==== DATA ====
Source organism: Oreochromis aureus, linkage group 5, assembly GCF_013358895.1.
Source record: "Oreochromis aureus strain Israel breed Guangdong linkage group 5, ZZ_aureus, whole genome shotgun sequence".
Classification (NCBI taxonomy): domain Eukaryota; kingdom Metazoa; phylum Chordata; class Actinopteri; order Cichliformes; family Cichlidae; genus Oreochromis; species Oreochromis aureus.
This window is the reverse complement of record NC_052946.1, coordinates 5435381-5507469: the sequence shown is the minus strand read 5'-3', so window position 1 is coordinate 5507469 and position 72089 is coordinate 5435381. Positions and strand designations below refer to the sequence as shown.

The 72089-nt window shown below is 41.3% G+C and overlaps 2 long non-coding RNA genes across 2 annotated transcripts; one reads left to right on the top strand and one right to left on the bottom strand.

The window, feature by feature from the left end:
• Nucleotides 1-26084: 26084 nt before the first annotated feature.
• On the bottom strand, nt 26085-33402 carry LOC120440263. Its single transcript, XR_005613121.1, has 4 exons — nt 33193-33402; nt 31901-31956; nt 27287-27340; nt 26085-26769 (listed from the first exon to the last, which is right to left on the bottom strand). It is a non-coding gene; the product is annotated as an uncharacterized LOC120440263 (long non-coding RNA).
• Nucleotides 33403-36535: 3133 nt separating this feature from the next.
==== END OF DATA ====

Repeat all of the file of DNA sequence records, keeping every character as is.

Source organism: Oreochromis aureus, linkage group 5, assembly GCF_013358895.1.
Source record: "Oreochromis aureus strain Israel breed Guangdong linkage group 5, ZZ_aureus, whole genome shotgun sequence".
Classification (NCBI taxonomy): domain Eukaryota; kingdom Metazoa; phylum Chordata; class Actinopteri; order Cichliformes; family Cichlidae; genus Oreochromis; species Oreochromis aureus.
This window is the reverse complement of record NC_052946.1, coordinates 5435381-5507469: the sequence shown is the minus strand read 5'-3', so window position 1 is coordinate 5507469 and position 72089 is coordinate 5435381. Positions and strand designations below refer to the sequence as shown.

The 72089-nt window shown below is 41.3% G+C and overlaps 2 long non-coding RNA genes across 2 annotated transcripts; one reads left to right on the top strand and one right to left on the bottom strand.

The window, feature by feature from the left end:
• Nucleotides 1-26084: 26084 nt before the first annotated feature.
• On the bottom strand, nt 26085-33402 carry LOC120440263. Its single transcript, XR_005613121.1, has 4 exons — nt 33193-33402; nt 31901-31956; nt 27287-27340; nt 26085-26769 (listed from the first exon to the last, which is right to left on the bottom strand). It is a non-coding gene; the product is annotated as an uncharacterized LOC120440263 (long non-coding RNA).
• Nucleotides 33403-36535: 3133 nt separating this feature from the next.